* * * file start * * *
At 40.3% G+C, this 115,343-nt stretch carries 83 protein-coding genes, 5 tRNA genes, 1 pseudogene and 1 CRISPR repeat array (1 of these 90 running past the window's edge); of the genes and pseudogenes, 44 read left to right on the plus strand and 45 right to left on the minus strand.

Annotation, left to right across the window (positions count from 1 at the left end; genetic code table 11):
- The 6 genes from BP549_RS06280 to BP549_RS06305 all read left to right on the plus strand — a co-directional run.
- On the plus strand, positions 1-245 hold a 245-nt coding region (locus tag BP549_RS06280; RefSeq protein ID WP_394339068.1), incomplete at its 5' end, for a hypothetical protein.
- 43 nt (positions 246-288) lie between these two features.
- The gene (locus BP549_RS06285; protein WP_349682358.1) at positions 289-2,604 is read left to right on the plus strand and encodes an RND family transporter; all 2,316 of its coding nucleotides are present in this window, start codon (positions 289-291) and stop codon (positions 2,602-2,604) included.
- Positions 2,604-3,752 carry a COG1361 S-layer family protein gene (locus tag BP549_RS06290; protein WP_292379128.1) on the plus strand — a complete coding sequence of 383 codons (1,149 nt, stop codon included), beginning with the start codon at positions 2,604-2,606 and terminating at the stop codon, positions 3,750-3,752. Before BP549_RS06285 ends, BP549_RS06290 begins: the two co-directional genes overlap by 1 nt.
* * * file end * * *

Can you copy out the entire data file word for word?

At 40.3% G+C, this 115,343-nt stretch carries 83 protein-coding genes, 5 tRNA genes, 1 pseudogene and 1 CRISPR repeat array (1 of these 90 running past the window's edge); of the genes and pseudogenes, 44 read left to right on the plus strand and 45 right to left on the minus strand.

Annotation, left to right across the window (positions count from 1 at the left end; genetic code table 11):
- The 6 genes from BP549_RS06280 to BP549_RS06305 all read left to right on the plus strand — a co-directional run.
- On the plus strand, positions 1-245 hold a 245-nt coding region (locus tag BP549_RS06280; RefSeq protein ID WP_394339068.1), incomplete at its 5' end, for a hypothetical protein.
- 43 nt (positions 246-288) lie between these two features.
- The gene (locus BP549_RS06285; protein WP_349682358.1) at positions 289-2,604 is read left to right on the plus strand and encodes an RND family transporter; all 2,316 of its coding nucleotides are present in this window, start codon (positions 289-291) and stop codon (positions 2,602-2,604) included.
- Positions 2,604-3,752 carry a COG1361 S-layer family protein gene (locus tag BP549_RS06290; protein WP_292379128.1) on the plus strand — a complete coding sequence of 383 codons (1,149 nt, stop codon included), beginning with the start codon at positions 2,604-2,606 and terminating at the stop codon, positions 3,750-3,752. Before BP549_RS06285 ends, BP549_RS06290 begins: the two co-directional genes overlap by 1 nt.